Above: William Derham
Image in the Public Domain
WILLIAM DERHAM (NOVEMBER 26, 1657-APRIL 5, 1735)
Anglican Priest and Scientist
Despite the negative opinions of some, whether in the church or outside it, there has long been a good relationship between science and elements of the church. In fact, certain scientists have been clergymen, members of religious orders, or prominent laymen. William Derham was a scientist and an Anglican priest.
Derham, born at Stoulton, Worcestershire, England, on November 26, 1657, became a priest of The Church of England. He studied at Blockley, Gloucestershire, then at Trinity College, Oxford (1675-1679). Out saint, ordained to the priesthood in 1681, became the Vicar of Wargrave, Berskshire, that year. Starting in 1689 Derham served as the Rector of Upminster, Essex. He doubled as Canon of Windsor in 1716-1735.
Derham recognized no conflict between religion and good science. He wrote four books:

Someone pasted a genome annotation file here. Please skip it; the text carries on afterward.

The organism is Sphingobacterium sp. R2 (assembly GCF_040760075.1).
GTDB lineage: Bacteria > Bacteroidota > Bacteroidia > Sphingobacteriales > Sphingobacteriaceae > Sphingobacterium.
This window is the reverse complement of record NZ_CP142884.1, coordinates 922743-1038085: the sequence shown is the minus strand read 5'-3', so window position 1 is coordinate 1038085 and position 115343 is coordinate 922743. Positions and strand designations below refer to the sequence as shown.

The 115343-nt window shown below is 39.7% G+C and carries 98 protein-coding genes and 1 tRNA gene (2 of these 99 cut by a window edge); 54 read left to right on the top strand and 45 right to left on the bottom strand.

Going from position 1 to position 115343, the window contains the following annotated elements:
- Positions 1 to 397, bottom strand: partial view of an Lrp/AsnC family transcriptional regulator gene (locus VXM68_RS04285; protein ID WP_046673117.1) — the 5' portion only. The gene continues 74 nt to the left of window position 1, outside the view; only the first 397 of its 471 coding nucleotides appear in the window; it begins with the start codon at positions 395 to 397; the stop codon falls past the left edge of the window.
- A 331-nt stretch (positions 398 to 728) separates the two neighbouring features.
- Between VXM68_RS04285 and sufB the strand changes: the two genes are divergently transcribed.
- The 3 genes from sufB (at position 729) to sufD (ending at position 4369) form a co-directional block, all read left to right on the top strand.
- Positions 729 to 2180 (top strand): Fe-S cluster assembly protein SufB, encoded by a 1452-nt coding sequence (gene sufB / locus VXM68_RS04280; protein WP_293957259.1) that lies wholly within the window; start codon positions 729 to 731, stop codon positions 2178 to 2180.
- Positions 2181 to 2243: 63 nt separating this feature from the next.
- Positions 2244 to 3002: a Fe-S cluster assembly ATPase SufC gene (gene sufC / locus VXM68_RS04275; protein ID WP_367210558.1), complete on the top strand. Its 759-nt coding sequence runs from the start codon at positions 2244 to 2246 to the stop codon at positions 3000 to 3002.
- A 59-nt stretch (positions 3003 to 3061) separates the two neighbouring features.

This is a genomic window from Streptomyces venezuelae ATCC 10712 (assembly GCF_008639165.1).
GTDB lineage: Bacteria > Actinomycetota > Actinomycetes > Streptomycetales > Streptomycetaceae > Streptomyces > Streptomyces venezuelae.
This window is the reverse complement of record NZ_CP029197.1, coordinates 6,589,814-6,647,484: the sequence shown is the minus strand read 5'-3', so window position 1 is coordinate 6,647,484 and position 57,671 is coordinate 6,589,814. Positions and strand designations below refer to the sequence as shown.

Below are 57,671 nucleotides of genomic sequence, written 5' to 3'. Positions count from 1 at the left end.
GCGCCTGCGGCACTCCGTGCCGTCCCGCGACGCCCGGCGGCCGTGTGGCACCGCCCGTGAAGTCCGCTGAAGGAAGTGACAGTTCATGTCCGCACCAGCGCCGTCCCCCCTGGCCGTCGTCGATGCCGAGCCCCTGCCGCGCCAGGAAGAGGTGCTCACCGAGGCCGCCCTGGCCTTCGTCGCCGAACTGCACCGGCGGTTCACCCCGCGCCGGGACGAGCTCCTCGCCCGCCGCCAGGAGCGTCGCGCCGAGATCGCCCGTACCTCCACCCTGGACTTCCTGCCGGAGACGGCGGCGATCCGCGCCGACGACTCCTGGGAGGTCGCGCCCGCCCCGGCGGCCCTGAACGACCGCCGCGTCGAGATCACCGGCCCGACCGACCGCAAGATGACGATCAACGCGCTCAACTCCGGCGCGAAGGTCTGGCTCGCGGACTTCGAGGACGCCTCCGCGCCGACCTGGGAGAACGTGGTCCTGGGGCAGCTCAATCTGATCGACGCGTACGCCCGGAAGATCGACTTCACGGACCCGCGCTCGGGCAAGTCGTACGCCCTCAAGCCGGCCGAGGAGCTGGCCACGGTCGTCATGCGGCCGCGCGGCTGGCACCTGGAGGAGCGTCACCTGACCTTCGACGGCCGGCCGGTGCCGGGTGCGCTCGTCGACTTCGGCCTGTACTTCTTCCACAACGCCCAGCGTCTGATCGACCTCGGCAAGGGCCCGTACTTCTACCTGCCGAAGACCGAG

- Artificial Clockmaker (1696),
- Physico-Theology (1713),
- Astro-Theology (1714), and
- Christo-Theology (1730).
He became a Fellow of the Royal Society in 1703, contributed to papers thereof, and edited scientific works by other people. Derham’s scientific interests included zoology and astronomy. He wrote about sunspots, marsupials, Jupiter’s moons, and the aurora borealis, among other topics. In 1709 he published an estimate of the speed of sound.
Oxford granted Derham a Doctor of Divinity degree in 1730.
Derham died at Upminster (near London), England, on April 5, 1735. He was 77 years old.
KENNETH RANDOLPH TAYLOR
MARCH 16, 2017 COMMON ERA
THE FEAST OF SAINT ADALBALD OF OSTEVANT, SAINT RICTRUDIS OF MARCHIENNES, AND THEIR RELATIONS
THE FEAST OF SAINT ABRAHAM KIDUNAIA, ROMAN CATHOLIC HERMIT, AND SAINT MARY OF EDESSA, ROMAN CATHOLIC ANCHORESS
THE FEAST OF SAINT JOHN CACCIAFRONTE, ROMAN CATHOLIC MONK, ABBOT, BISHOP, AND MARTYR
THE FEAST OF SAINT MEGINGAUD OF WURZGURG, ROMAN CATHOLIC MONK AND ABBOT
God of grace and glory, you create and sustain the universe in majesty and beauty:
We thank you for William Derham and all in whom you have planted the desire
to know your creation and to explore your work and wisdom.
Lead us, like them, to understand better the wonder and mystery of creation;
through Christ your eternal Word, through whom all things were made. Amen.
2 Corinthians 13:1-6
–Adapted from Holy Women, Holy Men: Celebrating the Saints (2010), page 738